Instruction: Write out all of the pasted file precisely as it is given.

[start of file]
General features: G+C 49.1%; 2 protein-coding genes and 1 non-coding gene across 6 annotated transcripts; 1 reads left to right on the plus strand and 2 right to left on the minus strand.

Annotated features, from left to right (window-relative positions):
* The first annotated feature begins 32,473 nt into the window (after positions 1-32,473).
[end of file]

General features: G+C 49.1%; 2 protein-coding genes and 1 non-coding gene across 6 annotated transcripts; 1 reads left to right on the plus strand and 2 right to left on the minus strand.

Annotated features, from left to right (window-relative positions):
* The first annotated feature begins 32,473 nt into the window (after positions 1-32,473).